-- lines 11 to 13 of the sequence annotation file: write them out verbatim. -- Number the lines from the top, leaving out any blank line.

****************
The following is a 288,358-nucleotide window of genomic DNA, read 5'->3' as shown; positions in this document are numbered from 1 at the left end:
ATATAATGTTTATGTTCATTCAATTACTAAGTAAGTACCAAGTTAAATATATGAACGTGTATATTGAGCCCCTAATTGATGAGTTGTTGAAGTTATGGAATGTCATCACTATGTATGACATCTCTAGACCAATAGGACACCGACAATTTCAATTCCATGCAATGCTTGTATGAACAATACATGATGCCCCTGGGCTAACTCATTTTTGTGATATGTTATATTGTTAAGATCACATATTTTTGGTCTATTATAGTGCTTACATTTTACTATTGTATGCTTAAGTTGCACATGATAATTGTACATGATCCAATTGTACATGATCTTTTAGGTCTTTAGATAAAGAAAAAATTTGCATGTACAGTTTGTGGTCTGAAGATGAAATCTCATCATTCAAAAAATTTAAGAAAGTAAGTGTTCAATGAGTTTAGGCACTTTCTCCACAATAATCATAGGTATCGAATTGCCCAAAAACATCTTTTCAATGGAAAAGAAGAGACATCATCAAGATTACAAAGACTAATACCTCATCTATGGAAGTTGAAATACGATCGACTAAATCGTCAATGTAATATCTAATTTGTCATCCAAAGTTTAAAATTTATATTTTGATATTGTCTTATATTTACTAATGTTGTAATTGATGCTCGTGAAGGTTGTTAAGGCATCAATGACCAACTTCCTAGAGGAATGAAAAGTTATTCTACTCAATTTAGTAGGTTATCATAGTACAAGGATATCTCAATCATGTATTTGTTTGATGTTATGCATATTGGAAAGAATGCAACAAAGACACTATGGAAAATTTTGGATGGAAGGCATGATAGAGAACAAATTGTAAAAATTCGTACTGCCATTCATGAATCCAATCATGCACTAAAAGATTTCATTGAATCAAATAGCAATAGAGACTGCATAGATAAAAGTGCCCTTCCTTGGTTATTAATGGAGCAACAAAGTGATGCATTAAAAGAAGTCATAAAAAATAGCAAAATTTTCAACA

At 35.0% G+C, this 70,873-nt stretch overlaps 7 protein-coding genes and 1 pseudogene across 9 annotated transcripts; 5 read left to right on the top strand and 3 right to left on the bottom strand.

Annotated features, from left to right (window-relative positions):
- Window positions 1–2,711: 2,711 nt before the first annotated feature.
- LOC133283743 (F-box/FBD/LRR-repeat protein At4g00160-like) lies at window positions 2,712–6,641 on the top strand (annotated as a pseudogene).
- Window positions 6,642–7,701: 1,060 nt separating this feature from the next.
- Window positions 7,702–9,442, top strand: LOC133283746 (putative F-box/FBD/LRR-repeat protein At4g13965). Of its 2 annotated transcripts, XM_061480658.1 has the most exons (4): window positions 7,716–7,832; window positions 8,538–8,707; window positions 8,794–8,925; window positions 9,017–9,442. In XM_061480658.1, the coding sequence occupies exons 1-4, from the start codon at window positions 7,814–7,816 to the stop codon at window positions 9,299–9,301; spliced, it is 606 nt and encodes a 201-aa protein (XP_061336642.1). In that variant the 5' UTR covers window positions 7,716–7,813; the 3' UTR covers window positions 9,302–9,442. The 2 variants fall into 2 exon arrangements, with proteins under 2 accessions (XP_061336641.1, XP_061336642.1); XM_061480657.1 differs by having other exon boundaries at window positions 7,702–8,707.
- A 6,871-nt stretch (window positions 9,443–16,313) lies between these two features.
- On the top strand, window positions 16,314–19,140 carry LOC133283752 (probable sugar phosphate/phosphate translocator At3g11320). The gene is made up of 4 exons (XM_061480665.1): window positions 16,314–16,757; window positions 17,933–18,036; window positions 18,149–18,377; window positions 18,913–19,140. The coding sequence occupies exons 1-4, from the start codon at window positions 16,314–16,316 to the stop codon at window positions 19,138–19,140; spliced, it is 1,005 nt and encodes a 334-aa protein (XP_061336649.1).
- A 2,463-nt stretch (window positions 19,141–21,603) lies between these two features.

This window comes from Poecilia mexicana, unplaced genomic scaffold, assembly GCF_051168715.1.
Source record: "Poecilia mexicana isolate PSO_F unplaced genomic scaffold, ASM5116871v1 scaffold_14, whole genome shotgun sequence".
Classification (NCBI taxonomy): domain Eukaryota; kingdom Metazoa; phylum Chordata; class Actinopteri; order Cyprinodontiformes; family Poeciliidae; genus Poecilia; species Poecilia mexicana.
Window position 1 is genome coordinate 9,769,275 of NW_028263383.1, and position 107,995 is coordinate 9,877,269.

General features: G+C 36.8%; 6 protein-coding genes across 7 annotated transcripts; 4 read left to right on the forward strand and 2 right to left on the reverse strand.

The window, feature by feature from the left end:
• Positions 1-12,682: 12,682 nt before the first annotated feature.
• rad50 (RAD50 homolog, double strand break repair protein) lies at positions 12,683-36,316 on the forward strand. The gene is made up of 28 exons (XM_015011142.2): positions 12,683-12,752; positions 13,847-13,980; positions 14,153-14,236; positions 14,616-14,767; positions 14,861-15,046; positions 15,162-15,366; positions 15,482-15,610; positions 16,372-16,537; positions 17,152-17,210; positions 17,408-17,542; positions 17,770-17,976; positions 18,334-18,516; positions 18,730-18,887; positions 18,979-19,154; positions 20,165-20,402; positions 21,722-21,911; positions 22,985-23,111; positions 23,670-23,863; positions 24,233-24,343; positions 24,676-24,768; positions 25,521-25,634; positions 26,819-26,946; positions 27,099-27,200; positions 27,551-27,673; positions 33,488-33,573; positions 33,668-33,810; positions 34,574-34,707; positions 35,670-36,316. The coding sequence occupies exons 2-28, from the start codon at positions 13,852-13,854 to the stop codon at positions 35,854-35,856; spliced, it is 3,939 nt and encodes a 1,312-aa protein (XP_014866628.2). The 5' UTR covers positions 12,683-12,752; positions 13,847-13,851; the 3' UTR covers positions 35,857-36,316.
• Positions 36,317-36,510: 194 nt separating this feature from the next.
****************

- A 2,463-nt stretch (window positions 19,141–21,603) lies between these two features.

This window comes from Poecilia mexicana, unplaced genomic scaffold, assembly GCF_051168715.1.
Source record: "Poecilia mexicana isolate PSO_F unplaced genomic scaffold, ASM5116871v1 scaffold_14, whole genome shotgun sequence".